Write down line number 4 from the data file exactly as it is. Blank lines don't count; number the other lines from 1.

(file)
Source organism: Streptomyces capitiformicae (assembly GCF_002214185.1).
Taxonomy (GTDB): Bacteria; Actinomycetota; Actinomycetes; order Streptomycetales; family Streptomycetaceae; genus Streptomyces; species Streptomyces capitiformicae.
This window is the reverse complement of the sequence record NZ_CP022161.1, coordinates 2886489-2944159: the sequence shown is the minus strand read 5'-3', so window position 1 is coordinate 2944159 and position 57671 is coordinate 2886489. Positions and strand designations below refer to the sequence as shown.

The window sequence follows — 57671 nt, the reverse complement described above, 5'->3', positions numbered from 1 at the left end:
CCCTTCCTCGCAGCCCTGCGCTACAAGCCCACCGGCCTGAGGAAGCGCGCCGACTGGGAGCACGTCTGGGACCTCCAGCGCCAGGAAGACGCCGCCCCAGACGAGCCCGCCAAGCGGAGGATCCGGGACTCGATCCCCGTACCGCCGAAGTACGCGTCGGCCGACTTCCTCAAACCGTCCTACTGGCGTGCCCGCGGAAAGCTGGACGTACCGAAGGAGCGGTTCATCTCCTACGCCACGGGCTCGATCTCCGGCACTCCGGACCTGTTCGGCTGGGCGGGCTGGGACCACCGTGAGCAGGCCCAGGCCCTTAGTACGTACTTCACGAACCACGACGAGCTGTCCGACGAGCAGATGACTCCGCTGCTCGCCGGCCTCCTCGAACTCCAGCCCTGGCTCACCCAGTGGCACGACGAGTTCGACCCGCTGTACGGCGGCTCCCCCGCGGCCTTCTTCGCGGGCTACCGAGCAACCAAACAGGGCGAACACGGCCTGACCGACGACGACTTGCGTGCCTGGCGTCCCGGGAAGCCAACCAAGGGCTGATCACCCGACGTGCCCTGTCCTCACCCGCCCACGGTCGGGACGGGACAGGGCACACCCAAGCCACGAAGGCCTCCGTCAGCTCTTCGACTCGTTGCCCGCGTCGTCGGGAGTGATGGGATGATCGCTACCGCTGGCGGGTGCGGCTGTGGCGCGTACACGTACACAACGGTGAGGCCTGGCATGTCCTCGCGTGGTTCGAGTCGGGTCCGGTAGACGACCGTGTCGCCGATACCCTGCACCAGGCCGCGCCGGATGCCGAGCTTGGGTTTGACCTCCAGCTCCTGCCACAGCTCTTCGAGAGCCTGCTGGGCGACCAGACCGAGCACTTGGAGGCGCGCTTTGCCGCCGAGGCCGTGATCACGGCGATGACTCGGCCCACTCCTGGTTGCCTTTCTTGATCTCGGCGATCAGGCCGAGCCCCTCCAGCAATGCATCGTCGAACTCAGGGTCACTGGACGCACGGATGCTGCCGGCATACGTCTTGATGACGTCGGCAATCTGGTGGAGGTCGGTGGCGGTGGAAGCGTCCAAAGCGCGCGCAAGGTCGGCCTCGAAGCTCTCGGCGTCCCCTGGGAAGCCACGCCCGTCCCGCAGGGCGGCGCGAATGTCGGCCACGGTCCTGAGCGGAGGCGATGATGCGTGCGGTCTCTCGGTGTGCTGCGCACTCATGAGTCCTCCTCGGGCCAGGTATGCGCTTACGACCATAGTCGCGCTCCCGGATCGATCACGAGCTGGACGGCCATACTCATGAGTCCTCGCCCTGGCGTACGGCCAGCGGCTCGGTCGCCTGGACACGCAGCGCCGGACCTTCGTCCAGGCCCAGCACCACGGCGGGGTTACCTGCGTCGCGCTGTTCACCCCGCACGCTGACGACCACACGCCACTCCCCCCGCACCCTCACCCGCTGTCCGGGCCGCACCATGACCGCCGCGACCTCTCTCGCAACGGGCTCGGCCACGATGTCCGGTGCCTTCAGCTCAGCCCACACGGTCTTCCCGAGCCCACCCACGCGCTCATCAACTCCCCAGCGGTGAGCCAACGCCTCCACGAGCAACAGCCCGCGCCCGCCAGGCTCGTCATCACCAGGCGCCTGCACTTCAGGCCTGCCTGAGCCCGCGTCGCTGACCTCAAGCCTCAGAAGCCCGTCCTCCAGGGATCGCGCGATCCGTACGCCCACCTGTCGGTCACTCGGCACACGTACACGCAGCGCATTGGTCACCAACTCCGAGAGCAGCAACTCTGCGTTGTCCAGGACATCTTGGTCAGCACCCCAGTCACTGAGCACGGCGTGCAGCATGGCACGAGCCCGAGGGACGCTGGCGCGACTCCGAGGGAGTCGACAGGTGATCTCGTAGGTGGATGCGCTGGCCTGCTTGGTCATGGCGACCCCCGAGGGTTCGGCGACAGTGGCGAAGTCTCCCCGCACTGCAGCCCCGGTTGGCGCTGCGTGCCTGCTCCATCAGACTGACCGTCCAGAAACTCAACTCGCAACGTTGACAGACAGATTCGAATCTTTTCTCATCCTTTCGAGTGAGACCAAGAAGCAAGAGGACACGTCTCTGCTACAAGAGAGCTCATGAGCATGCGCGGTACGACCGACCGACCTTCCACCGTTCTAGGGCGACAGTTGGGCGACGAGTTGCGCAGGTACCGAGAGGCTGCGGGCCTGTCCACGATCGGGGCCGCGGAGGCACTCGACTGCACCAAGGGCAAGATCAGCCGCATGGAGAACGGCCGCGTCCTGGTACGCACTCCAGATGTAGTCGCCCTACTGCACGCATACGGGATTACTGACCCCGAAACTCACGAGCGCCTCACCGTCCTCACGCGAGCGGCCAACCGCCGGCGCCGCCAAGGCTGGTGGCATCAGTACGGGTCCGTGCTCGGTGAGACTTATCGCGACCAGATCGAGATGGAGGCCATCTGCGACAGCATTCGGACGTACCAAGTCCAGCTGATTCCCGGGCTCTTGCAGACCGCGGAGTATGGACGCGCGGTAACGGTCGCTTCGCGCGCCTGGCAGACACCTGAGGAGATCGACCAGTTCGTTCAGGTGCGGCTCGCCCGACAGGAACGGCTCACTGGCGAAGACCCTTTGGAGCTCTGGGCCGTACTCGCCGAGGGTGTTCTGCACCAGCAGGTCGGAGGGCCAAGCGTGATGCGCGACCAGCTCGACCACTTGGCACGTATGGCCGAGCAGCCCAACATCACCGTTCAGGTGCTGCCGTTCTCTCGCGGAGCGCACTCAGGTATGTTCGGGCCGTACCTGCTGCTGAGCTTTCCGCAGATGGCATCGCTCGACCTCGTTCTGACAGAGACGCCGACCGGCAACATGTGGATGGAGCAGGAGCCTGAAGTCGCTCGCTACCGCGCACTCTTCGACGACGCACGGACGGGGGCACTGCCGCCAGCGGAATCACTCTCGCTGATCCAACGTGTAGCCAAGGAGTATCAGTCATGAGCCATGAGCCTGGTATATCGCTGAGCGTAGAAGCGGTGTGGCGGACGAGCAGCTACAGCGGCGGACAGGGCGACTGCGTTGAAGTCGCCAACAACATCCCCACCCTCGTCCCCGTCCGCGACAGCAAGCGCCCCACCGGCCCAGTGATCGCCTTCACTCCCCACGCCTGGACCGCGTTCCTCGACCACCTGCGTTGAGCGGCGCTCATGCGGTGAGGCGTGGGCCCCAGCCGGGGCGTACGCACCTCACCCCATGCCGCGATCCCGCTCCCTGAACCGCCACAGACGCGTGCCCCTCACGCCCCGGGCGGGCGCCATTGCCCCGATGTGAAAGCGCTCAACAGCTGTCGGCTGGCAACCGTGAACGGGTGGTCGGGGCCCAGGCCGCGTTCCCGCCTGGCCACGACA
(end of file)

The window sequence follows — 57671 nt, the reverse complement described above, 5'->3', positions numbered from 1 at the left end: